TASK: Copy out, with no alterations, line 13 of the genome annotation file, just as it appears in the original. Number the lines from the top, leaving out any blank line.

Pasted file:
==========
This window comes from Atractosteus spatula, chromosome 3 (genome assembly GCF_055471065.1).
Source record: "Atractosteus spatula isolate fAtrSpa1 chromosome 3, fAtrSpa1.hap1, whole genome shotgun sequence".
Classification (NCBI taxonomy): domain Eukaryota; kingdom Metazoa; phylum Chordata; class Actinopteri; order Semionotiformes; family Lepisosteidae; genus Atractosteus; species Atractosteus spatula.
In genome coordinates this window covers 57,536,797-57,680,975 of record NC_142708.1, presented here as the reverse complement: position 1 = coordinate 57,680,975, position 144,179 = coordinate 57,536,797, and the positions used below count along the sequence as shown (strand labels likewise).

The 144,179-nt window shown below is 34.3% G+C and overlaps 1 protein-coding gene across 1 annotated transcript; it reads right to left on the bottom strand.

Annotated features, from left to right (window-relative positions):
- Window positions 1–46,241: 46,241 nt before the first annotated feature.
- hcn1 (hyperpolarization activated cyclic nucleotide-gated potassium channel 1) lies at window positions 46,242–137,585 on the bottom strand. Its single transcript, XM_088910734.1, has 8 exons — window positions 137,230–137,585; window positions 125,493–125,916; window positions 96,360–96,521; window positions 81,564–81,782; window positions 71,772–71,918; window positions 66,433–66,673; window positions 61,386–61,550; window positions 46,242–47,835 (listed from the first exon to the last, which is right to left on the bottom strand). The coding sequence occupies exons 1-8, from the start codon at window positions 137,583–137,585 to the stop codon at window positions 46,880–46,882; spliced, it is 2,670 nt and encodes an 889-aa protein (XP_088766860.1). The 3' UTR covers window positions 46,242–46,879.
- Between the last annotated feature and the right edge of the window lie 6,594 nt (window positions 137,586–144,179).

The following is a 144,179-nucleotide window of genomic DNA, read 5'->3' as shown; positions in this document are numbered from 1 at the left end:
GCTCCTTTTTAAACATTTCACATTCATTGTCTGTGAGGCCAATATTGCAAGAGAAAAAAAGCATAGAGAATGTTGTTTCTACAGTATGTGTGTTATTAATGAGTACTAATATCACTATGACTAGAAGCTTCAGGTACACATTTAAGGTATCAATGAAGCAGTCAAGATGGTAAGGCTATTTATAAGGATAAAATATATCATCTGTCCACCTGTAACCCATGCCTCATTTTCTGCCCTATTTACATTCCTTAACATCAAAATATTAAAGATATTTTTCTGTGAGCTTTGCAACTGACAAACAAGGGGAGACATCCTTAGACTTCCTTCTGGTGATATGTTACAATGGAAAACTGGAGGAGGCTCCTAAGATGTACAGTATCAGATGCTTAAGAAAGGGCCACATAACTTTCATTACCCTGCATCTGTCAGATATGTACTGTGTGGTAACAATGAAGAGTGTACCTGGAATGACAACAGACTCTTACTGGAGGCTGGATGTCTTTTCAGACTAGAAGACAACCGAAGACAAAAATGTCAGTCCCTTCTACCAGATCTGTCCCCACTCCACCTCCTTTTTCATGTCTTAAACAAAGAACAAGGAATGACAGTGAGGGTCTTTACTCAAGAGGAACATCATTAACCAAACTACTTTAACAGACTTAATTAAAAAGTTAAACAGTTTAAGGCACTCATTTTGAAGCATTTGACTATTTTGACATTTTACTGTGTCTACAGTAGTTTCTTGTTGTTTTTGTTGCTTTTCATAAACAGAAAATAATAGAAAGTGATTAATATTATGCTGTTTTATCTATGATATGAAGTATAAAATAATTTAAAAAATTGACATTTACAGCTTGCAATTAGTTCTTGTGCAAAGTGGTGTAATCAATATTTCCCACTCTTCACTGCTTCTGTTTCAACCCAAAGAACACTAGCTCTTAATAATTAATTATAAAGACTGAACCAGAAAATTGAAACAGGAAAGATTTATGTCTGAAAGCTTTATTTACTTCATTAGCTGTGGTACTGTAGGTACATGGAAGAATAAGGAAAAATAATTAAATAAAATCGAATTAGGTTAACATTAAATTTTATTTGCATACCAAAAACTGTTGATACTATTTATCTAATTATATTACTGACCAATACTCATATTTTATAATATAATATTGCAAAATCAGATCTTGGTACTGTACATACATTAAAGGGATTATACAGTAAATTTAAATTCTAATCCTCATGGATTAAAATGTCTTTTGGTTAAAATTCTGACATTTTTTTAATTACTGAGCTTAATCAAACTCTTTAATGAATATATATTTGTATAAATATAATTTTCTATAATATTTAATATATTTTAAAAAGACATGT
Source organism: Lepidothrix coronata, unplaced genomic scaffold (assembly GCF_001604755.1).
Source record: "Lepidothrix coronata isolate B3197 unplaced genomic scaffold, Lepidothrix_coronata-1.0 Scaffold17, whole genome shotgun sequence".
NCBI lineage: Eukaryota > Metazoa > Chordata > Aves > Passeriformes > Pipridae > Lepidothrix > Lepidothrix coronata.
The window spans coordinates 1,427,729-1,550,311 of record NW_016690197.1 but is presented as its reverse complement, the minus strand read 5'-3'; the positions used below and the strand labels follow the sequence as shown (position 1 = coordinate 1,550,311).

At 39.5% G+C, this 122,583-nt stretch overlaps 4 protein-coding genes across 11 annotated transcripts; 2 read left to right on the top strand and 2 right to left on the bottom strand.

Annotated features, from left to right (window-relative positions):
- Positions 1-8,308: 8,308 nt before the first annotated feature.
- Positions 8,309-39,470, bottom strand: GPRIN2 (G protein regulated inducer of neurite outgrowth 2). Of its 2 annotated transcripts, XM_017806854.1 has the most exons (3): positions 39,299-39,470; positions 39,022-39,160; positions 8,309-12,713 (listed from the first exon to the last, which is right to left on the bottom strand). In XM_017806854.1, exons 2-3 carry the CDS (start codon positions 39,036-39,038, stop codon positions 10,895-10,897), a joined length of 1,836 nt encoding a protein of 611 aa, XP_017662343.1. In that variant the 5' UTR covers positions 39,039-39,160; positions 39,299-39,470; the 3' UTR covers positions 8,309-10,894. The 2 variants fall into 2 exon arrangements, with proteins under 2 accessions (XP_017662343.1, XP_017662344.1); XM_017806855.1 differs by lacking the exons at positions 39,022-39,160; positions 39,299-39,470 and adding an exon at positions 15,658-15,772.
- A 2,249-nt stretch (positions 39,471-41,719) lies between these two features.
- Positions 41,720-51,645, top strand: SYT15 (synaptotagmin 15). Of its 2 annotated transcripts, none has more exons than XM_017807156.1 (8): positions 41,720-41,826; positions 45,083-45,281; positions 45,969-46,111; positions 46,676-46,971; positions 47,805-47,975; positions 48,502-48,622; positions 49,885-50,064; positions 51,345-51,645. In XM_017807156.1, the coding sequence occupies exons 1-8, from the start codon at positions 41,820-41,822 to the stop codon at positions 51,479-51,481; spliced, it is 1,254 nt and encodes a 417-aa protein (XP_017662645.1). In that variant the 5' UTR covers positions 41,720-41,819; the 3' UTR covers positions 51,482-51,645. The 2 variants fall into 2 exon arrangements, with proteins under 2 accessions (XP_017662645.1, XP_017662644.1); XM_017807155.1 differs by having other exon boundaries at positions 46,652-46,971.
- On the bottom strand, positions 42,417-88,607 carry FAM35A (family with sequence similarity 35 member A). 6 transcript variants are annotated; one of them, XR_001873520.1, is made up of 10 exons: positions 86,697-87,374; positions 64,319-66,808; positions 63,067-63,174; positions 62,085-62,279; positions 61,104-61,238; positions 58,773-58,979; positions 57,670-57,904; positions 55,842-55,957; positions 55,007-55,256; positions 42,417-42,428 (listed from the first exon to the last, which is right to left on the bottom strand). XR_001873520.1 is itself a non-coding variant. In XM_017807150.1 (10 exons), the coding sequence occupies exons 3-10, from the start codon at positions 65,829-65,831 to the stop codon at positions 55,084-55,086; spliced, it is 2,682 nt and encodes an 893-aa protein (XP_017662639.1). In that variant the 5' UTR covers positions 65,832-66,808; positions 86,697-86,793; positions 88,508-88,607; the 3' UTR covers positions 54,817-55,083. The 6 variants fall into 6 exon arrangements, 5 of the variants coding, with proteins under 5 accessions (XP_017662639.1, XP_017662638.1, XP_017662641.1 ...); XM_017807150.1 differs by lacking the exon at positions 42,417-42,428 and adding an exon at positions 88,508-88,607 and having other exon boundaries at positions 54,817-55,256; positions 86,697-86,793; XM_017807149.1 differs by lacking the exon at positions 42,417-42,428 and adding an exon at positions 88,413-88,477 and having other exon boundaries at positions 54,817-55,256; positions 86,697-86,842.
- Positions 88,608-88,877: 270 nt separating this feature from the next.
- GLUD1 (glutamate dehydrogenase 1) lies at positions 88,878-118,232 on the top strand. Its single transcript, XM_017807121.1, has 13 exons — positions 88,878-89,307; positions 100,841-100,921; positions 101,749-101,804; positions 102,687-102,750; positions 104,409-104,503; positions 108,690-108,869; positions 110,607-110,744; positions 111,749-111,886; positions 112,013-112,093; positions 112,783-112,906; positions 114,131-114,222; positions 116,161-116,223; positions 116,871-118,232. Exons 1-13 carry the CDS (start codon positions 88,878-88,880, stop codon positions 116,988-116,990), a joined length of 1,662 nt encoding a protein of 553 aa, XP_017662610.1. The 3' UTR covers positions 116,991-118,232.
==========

Source record: "Lepidothrix coronata isolate B3197 unplaced genomic scaffold, Lepidothrix_coronata-1.0 Scaffold17, whole genome shotgun sequence".